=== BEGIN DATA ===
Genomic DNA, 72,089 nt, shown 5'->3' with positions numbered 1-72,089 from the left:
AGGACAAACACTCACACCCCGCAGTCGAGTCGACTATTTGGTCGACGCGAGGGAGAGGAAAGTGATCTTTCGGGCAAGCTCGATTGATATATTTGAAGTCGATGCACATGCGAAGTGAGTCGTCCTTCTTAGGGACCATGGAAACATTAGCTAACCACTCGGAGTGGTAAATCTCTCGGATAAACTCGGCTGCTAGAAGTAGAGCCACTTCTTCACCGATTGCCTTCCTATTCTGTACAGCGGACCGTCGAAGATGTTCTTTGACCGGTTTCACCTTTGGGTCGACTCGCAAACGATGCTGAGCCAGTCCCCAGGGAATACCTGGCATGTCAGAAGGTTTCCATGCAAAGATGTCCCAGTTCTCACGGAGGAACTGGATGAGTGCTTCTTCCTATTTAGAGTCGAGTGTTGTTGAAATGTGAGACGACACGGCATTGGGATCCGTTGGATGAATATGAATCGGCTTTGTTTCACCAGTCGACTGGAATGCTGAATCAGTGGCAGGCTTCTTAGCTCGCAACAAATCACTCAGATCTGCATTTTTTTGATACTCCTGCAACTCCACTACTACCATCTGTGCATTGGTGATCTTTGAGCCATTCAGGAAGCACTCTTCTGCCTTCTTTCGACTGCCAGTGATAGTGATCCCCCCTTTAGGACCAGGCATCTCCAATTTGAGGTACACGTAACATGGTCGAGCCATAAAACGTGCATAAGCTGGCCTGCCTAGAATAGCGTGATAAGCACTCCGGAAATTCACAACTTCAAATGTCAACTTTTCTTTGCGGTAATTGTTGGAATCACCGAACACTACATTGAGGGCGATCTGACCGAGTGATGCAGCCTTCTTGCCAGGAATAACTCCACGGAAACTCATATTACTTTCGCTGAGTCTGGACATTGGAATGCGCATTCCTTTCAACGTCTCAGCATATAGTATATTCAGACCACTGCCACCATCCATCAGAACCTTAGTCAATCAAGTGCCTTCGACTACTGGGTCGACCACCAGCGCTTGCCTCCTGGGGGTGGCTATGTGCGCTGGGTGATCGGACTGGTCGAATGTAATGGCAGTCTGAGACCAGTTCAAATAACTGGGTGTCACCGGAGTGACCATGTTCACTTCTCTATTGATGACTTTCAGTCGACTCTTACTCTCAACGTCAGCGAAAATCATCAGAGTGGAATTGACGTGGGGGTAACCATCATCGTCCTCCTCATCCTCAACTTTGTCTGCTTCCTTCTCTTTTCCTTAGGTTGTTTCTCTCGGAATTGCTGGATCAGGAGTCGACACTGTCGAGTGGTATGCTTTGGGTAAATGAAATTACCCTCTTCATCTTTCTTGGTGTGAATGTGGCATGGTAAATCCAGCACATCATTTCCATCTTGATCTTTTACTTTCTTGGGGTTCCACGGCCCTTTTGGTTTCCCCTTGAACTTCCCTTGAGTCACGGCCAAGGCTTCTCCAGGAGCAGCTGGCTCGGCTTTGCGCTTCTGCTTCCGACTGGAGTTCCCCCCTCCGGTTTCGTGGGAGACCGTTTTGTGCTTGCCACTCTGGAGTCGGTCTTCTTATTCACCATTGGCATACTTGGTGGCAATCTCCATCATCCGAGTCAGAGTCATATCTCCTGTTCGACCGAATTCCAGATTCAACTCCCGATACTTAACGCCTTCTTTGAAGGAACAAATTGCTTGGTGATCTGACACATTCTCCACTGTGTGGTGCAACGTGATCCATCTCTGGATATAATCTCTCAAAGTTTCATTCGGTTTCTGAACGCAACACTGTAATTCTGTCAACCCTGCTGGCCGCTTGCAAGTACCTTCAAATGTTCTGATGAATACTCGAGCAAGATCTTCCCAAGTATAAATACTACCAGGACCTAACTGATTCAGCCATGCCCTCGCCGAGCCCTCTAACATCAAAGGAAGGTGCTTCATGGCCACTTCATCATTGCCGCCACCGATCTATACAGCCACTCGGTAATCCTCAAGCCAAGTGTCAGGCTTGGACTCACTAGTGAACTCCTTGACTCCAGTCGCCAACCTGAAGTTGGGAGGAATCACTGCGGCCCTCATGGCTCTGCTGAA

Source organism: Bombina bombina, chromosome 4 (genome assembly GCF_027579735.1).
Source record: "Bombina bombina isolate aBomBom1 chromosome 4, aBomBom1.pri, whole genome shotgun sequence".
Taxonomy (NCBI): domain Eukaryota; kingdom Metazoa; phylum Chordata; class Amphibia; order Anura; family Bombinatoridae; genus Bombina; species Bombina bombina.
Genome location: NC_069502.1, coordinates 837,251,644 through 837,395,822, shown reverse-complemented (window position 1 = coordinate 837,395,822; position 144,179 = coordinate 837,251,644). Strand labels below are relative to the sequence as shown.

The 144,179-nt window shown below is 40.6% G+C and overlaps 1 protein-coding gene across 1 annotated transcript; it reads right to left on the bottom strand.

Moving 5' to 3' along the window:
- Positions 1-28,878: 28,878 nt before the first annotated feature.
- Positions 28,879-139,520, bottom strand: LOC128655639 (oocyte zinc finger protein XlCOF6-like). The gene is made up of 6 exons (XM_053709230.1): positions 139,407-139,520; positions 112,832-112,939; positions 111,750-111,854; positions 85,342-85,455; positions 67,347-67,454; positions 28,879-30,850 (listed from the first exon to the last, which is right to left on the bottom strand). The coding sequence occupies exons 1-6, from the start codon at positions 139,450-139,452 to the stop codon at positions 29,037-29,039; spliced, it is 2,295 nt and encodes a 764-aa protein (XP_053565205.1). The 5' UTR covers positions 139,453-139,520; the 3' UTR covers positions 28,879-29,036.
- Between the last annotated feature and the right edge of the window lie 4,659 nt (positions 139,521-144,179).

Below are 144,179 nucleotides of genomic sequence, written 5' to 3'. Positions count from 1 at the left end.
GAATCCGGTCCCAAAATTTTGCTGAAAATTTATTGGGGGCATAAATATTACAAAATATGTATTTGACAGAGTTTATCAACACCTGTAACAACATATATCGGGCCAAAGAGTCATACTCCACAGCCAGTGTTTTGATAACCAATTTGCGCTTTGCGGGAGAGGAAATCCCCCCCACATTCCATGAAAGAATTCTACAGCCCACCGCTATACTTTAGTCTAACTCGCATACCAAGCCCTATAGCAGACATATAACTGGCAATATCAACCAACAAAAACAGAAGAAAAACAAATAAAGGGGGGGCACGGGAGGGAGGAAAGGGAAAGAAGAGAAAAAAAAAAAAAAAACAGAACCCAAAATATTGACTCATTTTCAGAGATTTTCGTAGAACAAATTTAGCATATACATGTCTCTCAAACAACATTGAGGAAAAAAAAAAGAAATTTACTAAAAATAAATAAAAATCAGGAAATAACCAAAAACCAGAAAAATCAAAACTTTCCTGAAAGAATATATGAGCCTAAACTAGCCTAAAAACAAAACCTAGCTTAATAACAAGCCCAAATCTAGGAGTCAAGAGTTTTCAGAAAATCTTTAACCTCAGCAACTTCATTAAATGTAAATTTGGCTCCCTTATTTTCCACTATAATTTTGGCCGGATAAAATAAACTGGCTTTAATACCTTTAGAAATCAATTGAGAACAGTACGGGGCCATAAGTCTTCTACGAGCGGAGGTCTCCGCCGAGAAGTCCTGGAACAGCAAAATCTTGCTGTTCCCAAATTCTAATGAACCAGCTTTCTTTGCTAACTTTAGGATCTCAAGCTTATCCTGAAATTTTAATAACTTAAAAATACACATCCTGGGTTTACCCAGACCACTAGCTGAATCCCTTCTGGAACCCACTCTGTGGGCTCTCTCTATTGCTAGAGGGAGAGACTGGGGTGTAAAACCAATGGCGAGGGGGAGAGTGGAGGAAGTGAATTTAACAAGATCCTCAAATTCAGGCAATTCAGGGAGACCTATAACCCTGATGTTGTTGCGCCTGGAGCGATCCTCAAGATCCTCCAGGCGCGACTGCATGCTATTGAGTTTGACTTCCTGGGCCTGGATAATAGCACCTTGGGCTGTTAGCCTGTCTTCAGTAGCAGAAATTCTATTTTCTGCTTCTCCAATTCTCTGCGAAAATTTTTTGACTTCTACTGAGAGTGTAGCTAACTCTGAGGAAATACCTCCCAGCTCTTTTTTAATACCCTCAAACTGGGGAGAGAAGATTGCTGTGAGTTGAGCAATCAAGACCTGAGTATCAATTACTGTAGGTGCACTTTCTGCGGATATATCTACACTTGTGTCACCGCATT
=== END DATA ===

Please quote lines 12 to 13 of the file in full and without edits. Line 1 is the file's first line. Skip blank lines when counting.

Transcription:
Below are 144,179 nucleotides of genomic sequence, written 5' to 3'. Positions count from 1 at the left end.
GAATCCGGTCCCAAAATTTTGCTGAAAATTTATTGGGGGCATAAATATTACAAAATATGTATTTGACAGAGTTTATCAACACCTGTAACAACATATATCGGGCCAAAGAGTCATACTCCACAGCCAGTGTTTTGATAACCAATTTGCGCTTTGCGGGAGAGGAAATCCCCCCCACATTCCATGAAAGAATTCTACAGCCCACCGCTATACTTTAGTCTAACTCGCATACCAAGCCCTATAGCAGACATATAACTGGCAATATCAACCAACAAAAACAGAAGAAAAACAAATAAAGGGGGGGCACGGGAGGGAGGAAAGGGAAAGAAGAGAAAAAAAAAAAAAAAACAGAACCCAAAATATTGACTCATTTTCAGAGATTTTCGTAGAACAAATTTAGCATATACATGTCTCTCAAACAACATTGAGGAAAAAAAAAAGAAATTTACTAAAAATAAATAAAAATCAGGAAATAACCAAAAACCAGAAAAATCAAAACTTTCCTGAAAGAATATATGAGCCTAAACTAGCCTAAAAACAAAACCTAGCTTAATAACAAGCCCAAATCTAGGAGTCAAGAGTTTTCAGAAAATCTTTAACCTCAGCAACTTCATTAAATGTAAATTTGGCTCCCTTATTTTCCACTATAATTTTGGCCGGATAAAATAAACTGGCTTTAATACCTTTAGAAATCAATTGAGAACAGTACGGGGCCATAAGTCTTCTACGAGCGGAGGTCTCCGCCGAGAAGTCCTGGAACAGCAAAATCTTGCTGTTCCCAAATTCTAATGAACCAGCTTTCTTTGCTAACTTTAGGATCTCAAGCTTATCCTGAAATTTTAATAACTTAAAAATACACATCCTGGGTTTACCCAGACCACTAGCTGAATCCCTTCTGGAACCCACTCTGTGGGCTCTCTCTATTGCTAGAGGGAGAGACTGGGGTGTAAAACCAATGGCGAGGGGGAGAGTGGAGGAAGTGAATTTAACAAGATCCTCAAATTCAGGCAATTCAGGGAGACCTATAACCCTGATGTTGTTGCGCCTGGAGCGATCCTCAAGATCCTCCAGGCGCGACTGCATGCTATTGAGTTTGACTTCCTGGGCCTGGATAATAGCACCTTGGGCTGTTAGCCTGTCTTCAGTAGCAGAAATTCTATTTTCTGCTTCTCCAATTCTCTGCGAAAATTTTTTGACTTCTACTGAGAGTGTAGCTAACTCTGAGGAAATACCTCCCAGCTCTTTTTTAATACCCTCAAACTGGGGAGAGAAGATTGCTGTGAGTTGAGCAATCAAGACCTGAGTATCAATTACTGTAGGTGCACTTTCTGCGGATATATCTACACTTGTGTCACCGCATT